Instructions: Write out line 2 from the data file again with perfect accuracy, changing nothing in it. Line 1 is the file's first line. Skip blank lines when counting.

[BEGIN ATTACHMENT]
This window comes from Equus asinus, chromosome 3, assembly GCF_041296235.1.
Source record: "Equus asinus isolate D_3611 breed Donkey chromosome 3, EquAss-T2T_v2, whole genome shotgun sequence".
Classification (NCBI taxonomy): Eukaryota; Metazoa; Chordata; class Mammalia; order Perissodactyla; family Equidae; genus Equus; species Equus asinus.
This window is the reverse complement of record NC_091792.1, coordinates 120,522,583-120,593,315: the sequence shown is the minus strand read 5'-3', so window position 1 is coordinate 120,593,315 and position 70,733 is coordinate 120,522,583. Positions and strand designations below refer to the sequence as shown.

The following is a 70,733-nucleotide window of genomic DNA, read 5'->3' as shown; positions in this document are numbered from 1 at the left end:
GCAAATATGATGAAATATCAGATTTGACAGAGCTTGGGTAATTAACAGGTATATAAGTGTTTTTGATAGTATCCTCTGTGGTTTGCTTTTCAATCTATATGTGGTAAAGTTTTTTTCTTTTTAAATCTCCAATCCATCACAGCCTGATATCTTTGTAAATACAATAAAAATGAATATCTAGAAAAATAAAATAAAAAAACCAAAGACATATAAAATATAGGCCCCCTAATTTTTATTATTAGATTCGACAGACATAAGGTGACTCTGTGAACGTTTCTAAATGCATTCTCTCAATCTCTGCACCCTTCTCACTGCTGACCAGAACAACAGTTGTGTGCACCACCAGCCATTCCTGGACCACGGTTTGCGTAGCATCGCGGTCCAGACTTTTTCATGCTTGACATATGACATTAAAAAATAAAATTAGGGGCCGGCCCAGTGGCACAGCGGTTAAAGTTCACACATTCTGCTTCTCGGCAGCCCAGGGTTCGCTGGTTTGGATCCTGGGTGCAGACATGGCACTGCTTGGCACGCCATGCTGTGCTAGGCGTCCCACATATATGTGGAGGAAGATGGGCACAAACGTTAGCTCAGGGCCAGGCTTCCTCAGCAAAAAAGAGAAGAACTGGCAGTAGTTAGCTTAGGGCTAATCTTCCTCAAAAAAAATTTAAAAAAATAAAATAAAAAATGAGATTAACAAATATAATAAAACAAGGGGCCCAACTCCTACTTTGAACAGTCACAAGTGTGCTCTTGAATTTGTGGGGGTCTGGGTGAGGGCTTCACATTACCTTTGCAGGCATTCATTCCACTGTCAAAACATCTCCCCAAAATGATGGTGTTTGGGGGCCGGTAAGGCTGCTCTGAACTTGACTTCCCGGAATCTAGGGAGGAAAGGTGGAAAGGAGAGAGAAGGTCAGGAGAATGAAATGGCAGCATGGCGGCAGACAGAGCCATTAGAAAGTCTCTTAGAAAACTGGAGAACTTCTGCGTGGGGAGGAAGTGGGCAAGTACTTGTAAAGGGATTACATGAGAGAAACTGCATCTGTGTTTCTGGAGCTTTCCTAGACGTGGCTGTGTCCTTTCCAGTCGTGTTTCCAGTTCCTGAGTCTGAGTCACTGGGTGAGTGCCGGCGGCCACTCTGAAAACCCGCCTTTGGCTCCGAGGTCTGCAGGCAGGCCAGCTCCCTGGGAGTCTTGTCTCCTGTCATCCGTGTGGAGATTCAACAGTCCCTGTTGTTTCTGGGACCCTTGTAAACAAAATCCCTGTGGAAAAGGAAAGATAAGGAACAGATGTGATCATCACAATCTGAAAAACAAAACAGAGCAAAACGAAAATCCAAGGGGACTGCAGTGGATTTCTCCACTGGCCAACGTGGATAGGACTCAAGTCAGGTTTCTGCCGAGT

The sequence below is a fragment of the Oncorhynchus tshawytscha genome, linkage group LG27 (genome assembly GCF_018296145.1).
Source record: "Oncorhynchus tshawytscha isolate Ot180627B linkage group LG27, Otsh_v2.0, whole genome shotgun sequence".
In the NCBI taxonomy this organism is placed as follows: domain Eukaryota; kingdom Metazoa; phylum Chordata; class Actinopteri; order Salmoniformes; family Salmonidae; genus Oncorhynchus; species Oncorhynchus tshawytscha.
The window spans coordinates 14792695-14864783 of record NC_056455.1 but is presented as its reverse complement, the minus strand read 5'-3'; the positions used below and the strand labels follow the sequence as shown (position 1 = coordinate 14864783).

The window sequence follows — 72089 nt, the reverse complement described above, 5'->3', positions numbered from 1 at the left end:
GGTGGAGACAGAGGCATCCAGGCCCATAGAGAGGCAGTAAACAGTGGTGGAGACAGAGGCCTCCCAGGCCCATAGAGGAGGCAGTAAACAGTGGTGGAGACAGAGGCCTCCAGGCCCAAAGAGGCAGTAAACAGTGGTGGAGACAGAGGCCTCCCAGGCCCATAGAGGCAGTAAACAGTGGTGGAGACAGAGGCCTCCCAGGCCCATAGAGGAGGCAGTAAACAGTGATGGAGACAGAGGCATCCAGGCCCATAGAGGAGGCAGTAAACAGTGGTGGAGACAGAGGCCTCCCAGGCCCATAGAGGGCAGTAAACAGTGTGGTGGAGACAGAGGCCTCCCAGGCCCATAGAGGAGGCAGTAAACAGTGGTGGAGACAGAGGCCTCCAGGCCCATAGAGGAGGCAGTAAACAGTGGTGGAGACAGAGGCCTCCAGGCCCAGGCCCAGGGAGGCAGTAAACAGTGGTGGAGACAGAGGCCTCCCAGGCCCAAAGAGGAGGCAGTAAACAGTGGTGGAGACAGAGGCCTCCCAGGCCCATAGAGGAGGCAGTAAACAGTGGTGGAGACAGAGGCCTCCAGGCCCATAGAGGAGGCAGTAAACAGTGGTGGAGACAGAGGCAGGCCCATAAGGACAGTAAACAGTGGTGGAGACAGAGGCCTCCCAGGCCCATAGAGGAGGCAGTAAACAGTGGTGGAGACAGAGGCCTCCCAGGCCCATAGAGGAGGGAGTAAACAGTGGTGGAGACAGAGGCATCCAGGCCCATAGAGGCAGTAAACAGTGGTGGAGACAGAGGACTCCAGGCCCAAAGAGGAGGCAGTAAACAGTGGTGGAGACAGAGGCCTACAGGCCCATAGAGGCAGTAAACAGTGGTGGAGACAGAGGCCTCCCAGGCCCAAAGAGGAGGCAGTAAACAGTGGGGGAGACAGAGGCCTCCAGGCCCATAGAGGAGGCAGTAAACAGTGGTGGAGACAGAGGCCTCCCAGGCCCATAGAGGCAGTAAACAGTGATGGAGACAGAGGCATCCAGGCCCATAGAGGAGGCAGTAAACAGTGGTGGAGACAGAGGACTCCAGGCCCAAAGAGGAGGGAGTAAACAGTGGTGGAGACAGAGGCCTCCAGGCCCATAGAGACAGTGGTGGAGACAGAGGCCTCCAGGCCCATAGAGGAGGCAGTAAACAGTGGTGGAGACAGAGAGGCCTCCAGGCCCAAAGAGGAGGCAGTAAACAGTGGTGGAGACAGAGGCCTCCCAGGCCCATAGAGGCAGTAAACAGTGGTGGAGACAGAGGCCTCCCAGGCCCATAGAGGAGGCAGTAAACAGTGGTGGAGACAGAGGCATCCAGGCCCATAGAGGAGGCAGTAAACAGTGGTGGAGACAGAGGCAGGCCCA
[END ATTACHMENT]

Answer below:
Source record: "Equus asinus isolate D_3611 breed Donkey chromosome 3, EquAss-T2T_v2, whole genome shotgun sequence".